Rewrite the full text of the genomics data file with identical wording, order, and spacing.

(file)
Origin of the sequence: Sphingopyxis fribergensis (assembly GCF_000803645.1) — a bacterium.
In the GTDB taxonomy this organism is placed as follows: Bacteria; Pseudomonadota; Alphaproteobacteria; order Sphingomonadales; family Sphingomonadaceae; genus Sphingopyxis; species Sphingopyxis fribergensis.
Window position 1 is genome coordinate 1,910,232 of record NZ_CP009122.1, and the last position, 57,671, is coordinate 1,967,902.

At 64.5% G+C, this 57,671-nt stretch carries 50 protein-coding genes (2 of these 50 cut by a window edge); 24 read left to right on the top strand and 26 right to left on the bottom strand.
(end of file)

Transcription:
Origin of the sequence: Sphingopyxis fribergensis (assembly GCF_000803645.1) — a bacterium.
In the GTDB taxonomy this organism is placed as follows: Bacteria; Pseudomonadota; Alphaproteobacteria; order Sphingomonadales; family Sphingomonadaceae; genus Sphingopyxis; species Sphingopyxis fribergensis.
Window position 1 is genome coordinate 1,910,232 of record NZ_CP009122.1, and the last position, 57,671, is coordinate 1,967,902.

At 64.5% G+C, this 57,671-nt stretch carries 50 protein-coding genes (2 of these 50 cut by a window edge); 24 read left to right on the top strand and 26 right to left on the bottom strand.